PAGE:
So Bernanke got appointed and gold bulls cheered. After all, this was the guy who threatened to fight deflation by running the printing press while dropping money out of helicopters. Gold going to four digits and never looking back was a slam dunk, right?
Not so fast.
Central bankers are, above all else, politicians. And shrewd politicians will do whatever is politically more popular at the time. The moment Bernanke took office, the talking heads in the media kept referring to Bernanke as needing to prove his "inflation fighting credentials" before the rate hikes could end. So whether speaking on Capitol Hill or elsewhere, the spin from Bernanke was something like, "The economy is wonderful, but we just need to make sure inflation doesn't get out of control."
As winter turned into spring, Wall Street liked Bernanke's tone and the stock market marched higher. Bernanke even went as far as to give clues that the rate hikes would be ending soon. Wall Street really liked this and the Dow nearly rallied to an all-time high. But in April, the new Fed Chairman started to mess up when he told a CNBC reporter at a dinner party that the public had been misreading him. A few weeks (and several hundred lost Dow points) later, Bernanke admitted to Congress that he should've been more careful when talking about monetary policy off the record. He called it a "lapse of judgment" on his part.
At the same time the stock market was topping in early May, the commodity markets were zooming out of control. Jumps of 5% in one day in the prices of gold and silver reminded us of 1979. All of the sudden, inflation became the talk of the town in Washington and on Wall Street. Ah, what a difference four years make!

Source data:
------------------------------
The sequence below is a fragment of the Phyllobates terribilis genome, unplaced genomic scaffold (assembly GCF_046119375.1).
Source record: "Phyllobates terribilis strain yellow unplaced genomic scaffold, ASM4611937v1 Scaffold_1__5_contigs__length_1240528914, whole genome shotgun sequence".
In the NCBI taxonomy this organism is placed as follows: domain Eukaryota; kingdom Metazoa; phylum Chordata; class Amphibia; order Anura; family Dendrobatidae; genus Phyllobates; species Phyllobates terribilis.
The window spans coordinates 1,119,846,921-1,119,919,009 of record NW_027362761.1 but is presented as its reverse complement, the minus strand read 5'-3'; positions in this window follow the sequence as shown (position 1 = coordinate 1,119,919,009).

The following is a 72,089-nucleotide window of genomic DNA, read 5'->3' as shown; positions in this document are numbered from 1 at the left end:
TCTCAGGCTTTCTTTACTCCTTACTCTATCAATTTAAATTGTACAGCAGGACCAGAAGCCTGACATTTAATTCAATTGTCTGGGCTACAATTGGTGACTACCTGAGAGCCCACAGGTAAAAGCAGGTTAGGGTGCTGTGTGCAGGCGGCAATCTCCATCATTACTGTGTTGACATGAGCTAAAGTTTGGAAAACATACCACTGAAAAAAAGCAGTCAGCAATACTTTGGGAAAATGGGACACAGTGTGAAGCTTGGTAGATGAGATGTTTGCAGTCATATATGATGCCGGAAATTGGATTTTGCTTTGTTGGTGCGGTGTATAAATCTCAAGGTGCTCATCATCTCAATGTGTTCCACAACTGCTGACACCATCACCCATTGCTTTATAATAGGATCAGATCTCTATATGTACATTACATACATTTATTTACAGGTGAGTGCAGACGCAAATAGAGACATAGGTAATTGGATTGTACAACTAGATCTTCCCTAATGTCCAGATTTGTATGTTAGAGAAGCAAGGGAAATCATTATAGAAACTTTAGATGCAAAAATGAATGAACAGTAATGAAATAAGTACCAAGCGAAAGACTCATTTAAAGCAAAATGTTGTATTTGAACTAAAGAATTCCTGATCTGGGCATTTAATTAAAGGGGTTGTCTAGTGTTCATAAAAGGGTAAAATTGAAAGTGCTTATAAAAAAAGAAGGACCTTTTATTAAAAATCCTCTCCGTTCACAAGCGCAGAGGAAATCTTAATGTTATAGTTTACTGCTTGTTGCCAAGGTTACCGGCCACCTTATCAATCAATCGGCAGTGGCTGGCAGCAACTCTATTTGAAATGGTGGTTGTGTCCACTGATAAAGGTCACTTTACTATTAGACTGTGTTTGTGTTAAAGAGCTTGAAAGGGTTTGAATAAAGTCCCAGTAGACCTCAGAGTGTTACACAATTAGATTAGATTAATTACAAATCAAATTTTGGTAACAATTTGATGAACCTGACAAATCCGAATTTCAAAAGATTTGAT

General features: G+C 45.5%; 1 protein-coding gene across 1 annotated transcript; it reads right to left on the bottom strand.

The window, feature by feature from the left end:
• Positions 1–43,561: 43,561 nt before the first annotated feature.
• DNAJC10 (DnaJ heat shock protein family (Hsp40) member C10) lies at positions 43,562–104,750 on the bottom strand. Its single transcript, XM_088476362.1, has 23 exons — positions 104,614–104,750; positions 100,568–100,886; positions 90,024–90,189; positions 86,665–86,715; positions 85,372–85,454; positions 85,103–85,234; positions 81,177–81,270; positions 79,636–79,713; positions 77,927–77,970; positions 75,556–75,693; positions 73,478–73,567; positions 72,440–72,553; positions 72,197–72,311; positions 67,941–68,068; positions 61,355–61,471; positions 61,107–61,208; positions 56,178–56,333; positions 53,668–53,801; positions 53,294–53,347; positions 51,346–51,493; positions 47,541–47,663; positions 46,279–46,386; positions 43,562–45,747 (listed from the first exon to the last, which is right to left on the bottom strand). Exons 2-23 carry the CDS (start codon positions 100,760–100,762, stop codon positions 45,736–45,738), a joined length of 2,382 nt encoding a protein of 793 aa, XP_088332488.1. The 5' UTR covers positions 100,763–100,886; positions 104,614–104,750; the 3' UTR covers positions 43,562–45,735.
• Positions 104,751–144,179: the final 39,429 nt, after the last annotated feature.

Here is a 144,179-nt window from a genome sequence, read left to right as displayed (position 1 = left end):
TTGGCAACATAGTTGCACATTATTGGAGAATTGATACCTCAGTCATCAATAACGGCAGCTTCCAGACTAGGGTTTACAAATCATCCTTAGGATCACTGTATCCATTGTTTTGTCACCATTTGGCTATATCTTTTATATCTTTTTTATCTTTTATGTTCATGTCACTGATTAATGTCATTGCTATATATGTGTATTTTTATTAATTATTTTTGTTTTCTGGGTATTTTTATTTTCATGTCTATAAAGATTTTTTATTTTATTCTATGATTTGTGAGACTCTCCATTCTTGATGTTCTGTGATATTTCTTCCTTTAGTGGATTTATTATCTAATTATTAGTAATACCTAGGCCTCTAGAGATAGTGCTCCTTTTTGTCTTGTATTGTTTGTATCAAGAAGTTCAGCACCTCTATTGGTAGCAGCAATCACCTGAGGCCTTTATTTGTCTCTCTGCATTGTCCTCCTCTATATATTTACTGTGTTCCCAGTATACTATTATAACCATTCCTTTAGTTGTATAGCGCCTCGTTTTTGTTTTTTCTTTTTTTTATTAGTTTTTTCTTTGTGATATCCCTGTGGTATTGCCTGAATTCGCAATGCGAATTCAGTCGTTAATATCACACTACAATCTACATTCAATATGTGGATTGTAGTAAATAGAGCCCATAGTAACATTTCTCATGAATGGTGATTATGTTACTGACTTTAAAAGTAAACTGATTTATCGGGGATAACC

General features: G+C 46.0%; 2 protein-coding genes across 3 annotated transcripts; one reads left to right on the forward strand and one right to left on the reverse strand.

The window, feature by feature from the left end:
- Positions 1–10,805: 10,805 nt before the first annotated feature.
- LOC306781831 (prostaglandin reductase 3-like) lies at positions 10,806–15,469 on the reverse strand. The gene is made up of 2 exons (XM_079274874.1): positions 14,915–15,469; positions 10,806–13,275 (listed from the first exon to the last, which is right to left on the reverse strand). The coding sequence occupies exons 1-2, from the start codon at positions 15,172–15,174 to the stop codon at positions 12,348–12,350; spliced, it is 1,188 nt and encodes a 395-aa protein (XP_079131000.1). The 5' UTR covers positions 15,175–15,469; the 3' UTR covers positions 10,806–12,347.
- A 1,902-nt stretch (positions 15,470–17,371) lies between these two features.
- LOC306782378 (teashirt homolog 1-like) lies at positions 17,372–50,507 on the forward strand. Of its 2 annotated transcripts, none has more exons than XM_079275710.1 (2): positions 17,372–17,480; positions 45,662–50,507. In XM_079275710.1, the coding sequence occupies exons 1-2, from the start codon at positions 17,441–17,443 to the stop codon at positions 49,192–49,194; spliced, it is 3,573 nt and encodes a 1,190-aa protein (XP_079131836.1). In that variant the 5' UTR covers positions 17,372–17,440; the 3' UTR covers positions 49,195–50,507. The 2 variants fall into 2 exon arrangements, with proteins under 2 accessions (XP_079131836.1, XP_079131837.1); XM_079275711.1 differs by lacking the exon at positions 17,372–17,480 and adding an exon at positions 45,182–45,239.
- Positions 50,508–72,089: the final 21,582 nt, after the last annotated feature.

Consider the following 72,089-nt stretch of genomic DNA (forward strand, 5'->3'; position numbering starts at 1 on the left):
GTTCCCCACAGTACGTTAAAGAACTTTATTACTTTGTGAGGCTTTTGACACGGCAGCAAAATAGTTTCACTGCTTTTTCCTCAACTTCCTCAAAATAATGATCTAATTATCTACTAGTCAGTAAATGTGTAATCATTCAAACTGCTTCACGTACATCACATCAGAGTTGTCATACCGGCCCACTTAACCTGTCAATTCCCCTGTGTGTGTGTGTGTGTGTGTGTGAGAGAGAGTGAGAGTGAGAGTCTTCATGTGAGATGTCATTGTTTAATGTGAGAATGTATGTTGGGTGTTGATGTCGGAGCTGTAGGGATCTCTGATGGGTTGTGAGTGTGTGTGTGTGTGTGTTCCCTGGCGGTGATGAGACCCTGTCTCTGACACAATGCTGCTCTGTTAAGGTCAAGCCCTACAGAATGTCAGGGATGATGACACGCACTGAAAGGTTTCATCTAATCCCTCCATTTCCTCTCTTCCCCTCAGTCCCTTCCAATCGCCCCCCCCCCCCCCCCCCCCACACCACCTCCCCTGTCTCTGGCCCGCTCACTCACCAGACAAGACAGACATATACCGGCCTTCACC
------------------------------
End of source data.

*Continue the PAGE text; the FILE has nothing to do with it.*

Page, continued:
So where are we now? Stocks, real estate and commodities have cooled off over the last several weeks yet most people still expect Bernanke to hike rates again this summer. A hike in late June would indeed solidify Bernanke's inflation fighting credentials - or at least that is what the media wants you to think.
We like to take a much longer term view of things at the Texas Hedge Report. Yes, the short term politics of the day call for Bernanke to stop inflation. But in the long run of history, the public cares more about full employment and rising financial asset prices than they do about rising commodity prices. High food and energy prices mean protests against oil companies accompanied by dog & pony shows in Congress. High unemployment means low approval ratings, revolution and upheaval. The Fed will hike until something in the economy breaks - maybe we are starting to see that today in the form of the equity and housing markets. Bernanke says he watches the gold price everyday, so as long as he is trying to be a tough guy, we may see gold continue to take a pause. But eventually the employment situation will worsen and public fears about rising commodity prices will be replaced by fears of being laid off.
While we are not in the business of predicting monetary policy, we wouldn't be surprised if Bernanke hikes once more and then says he's done. We also wouldn't be surprised if the stock market celebrated this news with a huge rally. That said, an end to the rate hikes coupled with the Dollar-bearish macro fundamentals mean that good things are in store for the precious metals. The Fed may win this round against gold, but gold will eventually win the fight.